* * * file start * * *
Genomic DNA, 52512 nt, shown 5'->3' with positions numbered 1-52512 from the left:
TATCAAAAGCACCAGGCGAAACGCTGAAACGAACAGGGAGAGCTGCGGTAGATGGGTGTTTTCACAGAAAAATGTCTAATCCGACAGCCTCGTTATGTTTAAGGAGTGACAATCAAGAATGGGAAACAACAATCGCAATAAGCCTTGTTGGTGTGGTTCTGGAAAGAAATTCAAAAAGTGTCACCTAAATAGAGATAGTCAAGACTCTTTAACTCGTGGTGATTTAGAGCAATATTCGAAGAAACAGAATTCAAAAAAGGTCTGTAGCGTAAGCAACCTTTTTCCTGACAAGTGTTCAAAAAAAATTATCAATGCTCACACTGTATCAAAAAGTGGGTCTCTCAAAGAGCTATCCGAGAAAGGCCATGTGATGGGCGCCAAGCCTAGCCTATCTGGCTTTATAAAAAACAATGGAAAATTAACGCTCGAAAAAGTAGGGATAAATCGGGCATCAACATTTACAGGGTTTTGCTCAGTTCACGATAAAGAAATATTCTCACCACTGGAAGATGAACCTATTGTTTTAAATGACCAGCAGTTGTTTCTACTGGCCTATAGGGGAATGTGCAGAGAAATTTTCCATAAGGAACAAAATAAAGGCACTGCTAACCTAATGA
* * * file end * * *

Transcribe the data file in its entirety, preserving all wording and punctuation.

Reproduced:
Genomic DNA, 52512 nt, shown 5'->3' with positions numbered 1-52512 from the left:
TATCAAAAGCACCAGGCGAAACGCTGAAACGAACAGGGAGAGCTGCGGTAGATGGGTGTTTTCACAGAAAAATGTCTAATCCGACAGCCTCGTTATGTTTAAGGAGTGACAATCAAGAATGGGAAACAACAATCGCAATAAGCCTTGTTGGTGTGGTTCTGGAAAGAAATTCAAAAAGTGTCACCTAAATAGAGATAGTCAAGACTCTTTAACTCGTGGTGATTTAGAGCAATATTCGAAGAAACAGAATTCAAAAAAGGTCTGTAGCGTAAGCAACCTTTTTCCTGACAAGTGTTCAAAAAAAATTATCAATGCTCACACTGTATCAAAAAGTGGGTCTCTCAAAGAGCTATCCGAGAAAGGCCATGTGATGGGCGCCAAGCCTAGCCTATCTGGCTTTATAAAAAACAATGGAAAATTAACGCTCGAAAAAGTAGGGATAAATCGGGCATCAACATTTACAGGGTTTTGCTCAGTTCACGATAAAGAAATATTCTCACCACTGGAAGATGAACCTATTGTTTTAAATGACCAGCAGTTGTTTCTACTGGCCTATAGGGGAATGTGCAGAGAAATTTTCCATAAGGAACAAAATAAAGGCACTGCTAACCTAATGA